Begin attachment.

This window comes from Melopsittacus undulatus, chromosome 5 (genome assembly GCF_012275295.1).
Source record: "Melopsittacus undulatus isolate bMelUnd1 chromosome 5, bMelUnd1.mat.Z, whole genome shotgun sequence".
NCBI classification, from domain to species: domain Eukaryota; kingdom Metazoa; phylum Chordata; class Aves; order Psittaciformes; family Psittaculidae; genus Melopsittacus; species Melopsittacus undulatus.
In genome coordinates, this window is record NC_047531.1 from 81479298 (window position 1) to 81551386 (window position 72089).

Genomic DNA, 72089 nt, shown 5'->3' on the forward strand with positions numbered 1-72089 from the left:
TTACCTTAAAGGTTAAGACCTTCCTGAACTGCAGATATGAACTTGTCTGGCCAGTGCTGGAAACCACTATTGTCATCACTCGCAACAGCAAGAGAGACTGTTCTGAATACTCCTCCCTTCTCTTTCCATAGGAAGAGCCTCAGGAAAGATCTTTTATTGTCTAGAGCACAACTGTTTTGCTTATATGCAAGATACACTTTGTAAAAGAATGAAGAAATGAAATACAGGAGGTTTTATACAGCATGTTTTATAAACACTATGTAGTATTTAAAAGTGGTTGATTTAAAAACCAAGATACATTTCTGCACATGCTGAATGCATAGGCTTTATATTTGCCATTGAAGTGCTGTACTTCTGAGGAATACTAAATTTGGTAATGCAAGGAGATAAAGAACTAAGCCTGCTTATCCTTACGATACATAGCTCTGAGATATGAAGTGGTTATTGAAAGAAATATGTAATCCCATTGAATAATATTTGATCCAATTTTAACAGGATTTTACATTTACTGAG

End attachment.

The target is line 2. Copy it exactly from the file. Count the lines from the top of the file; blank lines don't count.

Source record: "Melopsittacus undulatus isolate bMelUnd1 chromosome 5, bMelUnd1.mat.Z, whole genome shotgun sequence".